For most of us, 2020 represented a radical change in terms of behaviour, work and everyday lifestyle. The Covid-19 virus which rapidly spread across the world, swept through Europe and forced us all to adapt to a new reality. Traditional ways of doing business were changed, social contacts reduced and trends reversed. Migration across Europe was no exception, but nobody suspected the full extent of the phenomenon.
From ancient times, Europe has been at the crossroads of human mobility and has attracted people or compelled them to move away mostly for social, religious or financial reasons.
While in the 19th and first half of the 20th centuries Europe was a continent of net emigration with people leaving, mostly to reach the American continent after World War II, it later became an area of net immigration due to a number of factors and situations that led to this reality. Among these are the decolonisation of Africa and Asia, the refugee crisis after WWII, the ‘guest workers’ policies implemented especially by countries such as Germany, Austria, Switzerland, the Netherlands, and Belgium, political unrest in the Middle East and North Africa and the rapid economic development of Europe.
Especially in the 20th century, Europe played a crucial role in developing a set of rules and norms regulating human mobility in the region. It also became increasingly important to have accurate, up to date and accessible migration data, essential to inform both authorities and the general public.
The last decades also witnessed a great trend towards migration within Europe. Central and Eastern Europe lost millions of their labour force. Due to the free movement and employment regulations within the European Union and its enlargement that took place in 2004 and 2007, people began to leave their home countries and moved West in search of better jobs and opportunities, hoping for a brighter future for their families and higher living standards. Although there were initially much stricter regulations, bilateral work quotas were established and work permits were among the requirements (until 2011). Labour migration within the EU caused some controversy and changed the political landscape in some countries, especially in those where the influx of people was greater. Derogatory stereotypes such as the ‘Polish plumber’ or the ‘Romanian strawberry picker’ appeared. But despite the original fears and concerns, the movement was proportionally smaller than anticipated and it was generally acknowledged that the benefits were far greater than the setbacks.
To a certain degree, the situation was beneficial to all involved. Wealthier western European states suddenly had access to a new, cheaper and in many cases, well-trained and qualified workforce that also helped to rejuvenate some deserted areas, that became populated with younger people, willing to prove themselves and to prosper in their adoptive countries. Eastern Europeans are traditionally well trained, speak foreign languages and are also sometimes eager to do jobs that are probably less sought after and appealing to the westerners. On the other hand, the countries of origin, mostly in Central and Eastern Europe, experienced a great talent and brain drain; so much so that the lack of skilled workers made itself felt. Problems began to appear : thousands of jobs were available but there were no applicants.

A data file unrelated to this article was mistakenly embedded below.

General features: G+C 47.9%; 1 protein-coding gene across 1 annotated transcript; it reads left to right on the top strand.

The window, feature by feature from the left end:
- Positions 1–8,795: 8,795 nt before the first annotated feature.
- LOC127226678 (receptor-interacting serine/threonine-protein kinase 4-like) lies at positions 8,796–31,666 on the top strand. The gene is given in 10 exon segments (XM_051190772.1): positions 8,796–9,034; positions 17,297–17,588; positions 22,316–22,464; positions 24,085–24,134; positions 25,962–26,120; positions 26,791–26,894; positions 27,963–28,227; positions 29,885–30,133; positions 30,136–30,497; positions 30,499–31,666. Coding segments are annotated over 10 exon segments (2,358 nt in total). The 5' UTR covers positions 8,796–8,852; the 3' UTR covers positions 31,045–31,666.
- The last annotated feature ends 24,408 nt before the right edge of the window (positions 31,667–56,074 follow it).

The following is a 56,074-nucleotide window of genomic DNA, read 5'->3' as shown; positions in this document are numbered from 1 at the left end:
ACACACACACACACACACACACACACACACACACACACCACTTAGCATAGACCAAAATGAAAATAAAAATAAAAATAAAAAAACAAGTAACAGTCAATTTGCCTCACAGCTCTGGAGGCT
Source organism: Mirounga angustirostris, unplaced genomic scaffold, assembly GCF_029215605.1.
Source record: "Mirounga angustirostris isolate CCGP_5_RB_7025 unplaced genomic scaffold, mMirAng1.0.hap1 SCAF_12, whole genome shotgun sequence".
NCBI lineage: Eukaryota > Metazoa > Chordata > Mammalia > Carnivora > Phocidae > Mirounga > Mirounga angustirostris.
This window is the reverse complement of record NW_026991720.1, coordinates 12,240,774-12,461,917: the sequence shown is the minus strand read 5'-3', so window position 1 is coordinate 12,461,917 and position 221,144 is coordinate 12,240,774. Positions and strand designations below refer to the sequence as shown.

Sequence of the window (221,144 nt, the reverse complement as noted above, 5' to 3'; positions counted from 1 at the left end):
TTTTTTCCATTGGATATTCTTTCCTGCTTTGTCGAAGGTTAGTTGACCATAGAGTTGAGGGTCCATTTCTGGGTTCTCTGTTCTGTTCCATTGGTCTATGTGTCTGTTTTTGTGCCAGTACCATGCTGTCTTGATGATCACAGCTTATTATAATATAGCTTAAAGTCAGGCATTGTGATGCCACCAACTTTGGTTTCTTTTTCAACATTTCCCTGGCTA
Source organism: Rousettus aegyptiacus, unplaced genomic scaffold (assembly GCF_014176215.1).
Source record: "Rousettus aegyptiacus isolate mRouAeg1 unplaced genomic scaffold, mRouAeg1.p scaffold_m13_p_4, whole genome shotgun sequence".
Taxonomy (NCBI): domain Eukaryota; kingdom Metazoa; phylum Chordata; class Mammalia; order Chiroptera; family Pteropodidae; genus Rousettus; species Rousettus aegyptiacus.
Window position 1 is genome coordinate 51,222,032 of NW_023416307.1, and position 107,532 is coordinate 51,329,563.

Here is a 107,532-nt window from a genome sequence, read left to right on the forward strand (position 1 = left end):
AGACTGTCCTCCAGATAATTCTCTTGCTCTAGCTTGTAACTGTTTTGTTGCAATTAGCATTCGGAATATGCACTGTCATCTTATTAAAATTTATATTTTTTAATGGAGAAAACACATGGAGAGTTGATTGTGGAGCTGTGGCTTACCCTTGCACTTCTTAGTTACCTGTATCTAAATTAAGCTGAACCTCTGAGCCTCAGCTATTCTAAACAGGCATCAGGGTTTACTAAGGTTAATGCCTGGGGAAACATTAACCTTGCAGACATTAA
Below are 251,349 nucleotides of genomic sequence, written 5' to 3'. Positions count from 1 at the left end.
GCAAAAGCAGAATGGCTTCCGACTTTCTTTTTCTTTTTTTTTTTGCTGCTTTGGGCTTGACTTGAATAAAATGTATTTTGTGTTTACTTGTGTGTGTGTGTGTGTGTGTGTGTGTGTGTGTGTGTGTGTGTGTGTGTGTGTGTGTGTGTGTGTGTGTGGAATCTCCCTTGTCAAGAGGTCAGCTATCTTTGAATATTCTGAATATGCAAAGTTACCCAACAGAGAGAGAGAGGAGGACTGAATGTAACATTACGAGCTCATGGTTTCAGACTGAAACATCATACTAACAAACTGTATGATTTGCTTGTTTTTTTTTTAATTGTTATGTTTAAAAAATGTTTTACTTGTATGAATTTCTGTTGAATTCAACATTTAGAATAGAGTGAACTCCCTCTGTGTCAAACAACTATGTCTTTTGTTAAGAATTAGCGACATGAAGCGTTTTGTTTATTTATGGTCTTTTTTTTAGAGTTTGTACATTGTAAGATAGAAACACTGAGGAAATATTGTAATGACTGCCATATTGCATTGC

However, these countries benefited from the massive influx of foreign capital that returned home monthly in the form of remittances for their families by those who worked in the West. Unfortunately, the human cost was high : countless torn families, whole generations of children left in the care of grandparents or other relatives and raised away from their parents. Stories of lives broken in the search for a more prosperous future abounded. Some eventually did return home, built new houses and even started their own businesses, using the knowledge gained over the years spent away from home.
Eastern Europe has been the only region which has recorded a population decrease in three consecutive decades, and has been the worst affected area in terms of population decline in peaceful times. I have read that some countries in Europe have lost more people than Syria has in its war.
Just before the pandemic kicked in, Europe was in the middle of a flourishing economic phase, with a record high employment rate of 73.1% (for people aged 20 to 64, according to Eurostat data). This is the highest recorded figure since 2005 (still 11.7% higher for men than for women).